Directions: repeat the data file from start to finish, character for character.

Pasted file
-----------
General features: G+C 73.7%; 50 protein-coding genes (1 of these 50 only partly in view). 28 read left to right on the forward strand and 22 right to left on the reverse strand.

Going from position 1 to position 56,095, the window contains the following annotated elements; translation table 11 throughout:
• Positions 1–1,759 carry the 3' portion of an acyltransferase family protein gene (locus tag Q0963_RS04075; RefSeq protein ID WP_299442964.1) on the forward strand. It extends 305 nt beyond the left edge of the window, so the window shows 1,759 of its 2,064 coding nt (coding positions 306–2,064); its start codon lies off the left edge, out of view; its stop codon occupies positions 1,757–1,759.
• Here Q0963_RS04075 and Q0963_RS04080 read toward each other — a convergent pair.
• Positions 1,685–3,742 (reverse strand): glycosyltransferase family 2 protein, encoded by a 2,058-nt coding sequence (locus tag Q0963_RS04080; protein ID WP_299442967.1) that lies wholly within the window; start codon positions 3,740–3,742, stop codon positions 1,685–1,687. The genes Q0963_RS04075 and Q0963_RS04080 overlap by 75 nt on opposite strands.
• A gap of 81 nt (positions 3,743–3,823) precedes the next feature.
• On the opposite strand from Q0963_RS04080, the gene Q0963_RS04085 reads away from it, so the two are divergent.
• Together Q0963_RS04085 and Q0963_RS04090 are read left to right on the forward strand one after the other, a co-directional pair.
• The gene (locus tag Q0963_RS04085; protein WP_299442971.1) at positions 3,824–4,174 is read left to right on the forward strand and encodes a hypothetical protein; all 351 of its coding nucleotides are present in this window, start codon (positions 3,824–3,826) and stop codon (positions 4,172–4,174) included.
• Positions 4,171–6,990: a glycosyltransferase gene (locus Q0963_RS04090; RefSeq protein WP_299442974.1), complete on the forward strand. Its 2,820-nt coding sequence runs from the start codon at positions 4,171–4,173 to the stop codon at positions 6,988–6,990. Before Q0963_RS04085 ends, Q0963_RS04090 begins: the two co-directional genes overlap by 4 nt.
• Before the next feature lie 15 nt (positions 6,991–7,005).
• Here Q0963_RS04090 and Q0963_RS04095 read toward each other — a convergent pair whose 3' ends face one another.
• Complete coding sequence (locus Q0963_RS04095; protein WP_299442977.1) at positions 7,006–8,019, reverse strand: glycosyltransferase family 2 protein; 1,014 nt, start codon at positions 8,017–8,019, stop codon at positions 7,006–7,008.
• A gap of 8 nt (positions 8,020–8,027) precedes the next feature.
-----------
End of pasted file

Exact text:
General features: G+C 73.7%; 50 protein-coding genes (1 of these 50 only partly in view). 28 read left to right on the forward strand and 22 right to left on the reverse strand.

Going from position 1 to position 56,095, the window contains the following annotated elements; translation table 11 throughout:
• Positions 1–1,759 carry the 3' portion of an acyltransferase family protein gene (locus tag Q0963_RS04075; RefSeq protein ID WP_299442964.1) on the forward strand. It extends 305 nt beyond the left edge of the window, so the window shows 1,759 of its 2,064 coding nt (coding positions 306–2,064); its start codon lies off the left edge, out of view; its stop codon occupies positions 1,757–1,759.
• Here Q0963_RS04075 and Q0963_RS04080 read toward each other — a convergent pair.
• Positions 1,685–3,742 (reverse strand): glycosyltransferase family 2 protein, encoded by a 2,058-nt coding sequence (locus tag Q0963_RS04080; protein ID WP_299442967.1) that lies wholly within the window; start codon positions 3,740–3,742, stop codon positions 1,685–1,687. The genes Q0963_RS04075 and Q0963_RS04080 overlap by 75 nt on opposite strands.
• A gap of 81 nt (positions 3,743–3,823) precedes the next feature.
• On the opposite strand from Q0963_RS04080, the gene Q0963_RS04085 reads away from it, so the two are divergent.
• Together Q0963_RS04085 and Q0963_RS04090 are read left to right on the forward strand one after the other, a co-directional pair.
• The gene (locus tag Q0963_RS04085; protein WP_299442971.1) at positions 3,824–4,174 is read left to right on the forward strand and encodes a hypothetical protein; all 351 of its coding nucleotides are present in this window, start codon (positions 3,824–3,826) and stop codon (positions 4,172–4,174) included.
• Positions 4,171–6,990: a glycosyltransferase gene (locus Q0963_RS04090; RefSeq protein WP_299442974.1), complete on the forward strand. Its 2,820-nt coding sequence runs from the start codon at positions 4,171–4,173 to the stop codon at positions 6,988–6,990. Before Q0963_RS04085 ends, Q0963_RS04090 begins: the two co-directional genes overlap by 4 nt.
• Before the next feature lie 15 nt (positions 6,991–7,005).
• Here Q0963_RS04090 and Q0963_RS04095 read toward each other — a convergent pair whose 3' ends face one another.
• Complete coding sequence (locus Q0963_RS04095; protein WP_299442977.1) at positions 7,006–8,019, reverse strand: glycosyltransferase family 2 protein; 1,014 nt, start codon at positions 8,017–8,019, stop codon at positions 7,006–7,008.
• A gap of 8 nt (positions 8,020–8,027) precedes the next feature.